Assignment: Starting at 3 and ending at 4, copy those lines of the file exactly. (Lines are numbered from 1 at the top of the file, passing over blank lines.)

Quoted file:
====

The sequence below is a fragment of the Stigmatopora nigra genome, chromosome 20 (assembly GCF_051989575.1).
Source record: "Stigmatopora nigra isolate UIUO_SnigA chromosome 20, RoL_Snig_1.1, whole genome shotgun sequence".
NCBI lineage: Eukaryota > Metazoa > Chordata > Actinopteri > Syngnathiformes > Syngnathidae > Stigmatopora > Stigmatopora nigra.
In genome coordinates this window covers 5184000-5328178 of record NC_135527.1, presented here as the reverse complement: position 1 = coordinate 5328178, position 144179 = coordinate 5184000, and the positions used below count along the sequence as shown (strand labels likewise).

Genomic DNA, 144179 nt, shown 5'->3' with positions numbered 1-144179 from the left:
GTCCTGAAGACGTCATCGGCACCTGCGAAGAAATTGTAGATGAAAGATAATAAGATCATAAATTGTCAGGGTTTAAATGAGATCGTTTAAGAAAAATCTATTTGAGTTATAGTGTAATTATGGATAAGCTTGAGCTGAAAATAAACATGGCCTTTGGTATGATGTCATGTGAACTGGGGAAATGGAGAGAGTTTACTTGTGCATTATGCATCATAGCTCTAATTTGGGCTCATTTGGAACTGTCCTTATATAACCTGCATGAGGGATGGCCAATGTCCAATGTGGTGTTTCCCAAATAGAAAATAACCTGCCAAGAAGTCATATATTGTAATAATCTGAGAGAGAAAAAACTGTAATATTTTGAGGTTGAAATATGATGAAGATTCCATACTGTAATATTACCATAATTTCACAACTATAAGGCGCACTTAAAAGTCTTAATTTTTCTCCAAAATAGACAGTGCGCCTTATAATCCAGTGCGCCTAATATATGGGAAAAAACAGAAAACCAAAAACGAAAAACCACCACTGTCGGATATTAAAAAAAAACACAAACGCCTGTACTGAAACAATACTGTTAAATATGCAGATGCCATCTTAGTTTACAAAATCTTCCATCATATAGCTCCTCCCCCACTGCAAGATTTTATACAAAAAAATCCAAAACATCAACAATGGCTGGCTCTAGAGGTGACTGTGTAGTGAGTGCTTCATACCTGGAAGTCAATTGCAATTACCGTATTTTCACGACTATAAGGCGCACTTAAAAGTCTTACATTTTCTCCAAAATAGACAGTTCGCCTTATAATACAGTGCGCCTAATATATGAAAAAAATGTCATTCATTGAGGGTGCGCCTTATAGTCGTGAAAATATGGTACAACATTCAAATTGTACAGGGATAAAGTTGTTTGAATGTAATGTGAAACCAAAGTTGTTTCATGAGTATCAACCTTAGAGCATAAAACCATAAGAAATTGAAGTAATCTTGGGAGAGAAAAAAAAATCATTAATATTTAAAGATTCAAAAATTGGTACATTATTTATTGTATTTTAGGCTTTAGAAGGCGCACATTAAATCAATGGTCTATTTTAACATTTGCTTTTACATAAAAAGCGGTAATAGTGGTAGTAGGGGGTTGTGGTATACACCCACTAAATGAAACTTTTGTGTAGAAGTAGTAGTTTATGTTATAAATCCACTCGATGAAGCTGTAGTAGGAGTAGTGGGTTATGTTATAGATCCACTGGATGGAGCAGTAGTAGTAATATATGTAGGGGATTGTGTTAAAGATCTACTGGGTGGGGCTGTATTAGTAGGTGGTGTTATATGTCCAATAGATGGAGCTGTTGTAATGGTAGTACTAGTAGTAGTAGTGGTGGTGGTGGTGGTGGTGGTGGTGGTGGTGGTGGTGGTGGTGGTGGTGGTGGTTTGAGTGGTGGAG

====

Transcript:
NCBI lineage: Eukaryota > Metazoa > Chordata > Actinopteri > Syngnathiformes > Syngnathidae > Stigmatopora > Stigmatopora nigra.
In genome coordinates this window covers 5184000-5328178 of record NC_135527.1, presented here as the reverse complement: position 1 = coordinate 5328178, position 144179 = coordinate 5184000, and the positions used below count along the sequence as shown (strand labels likewise).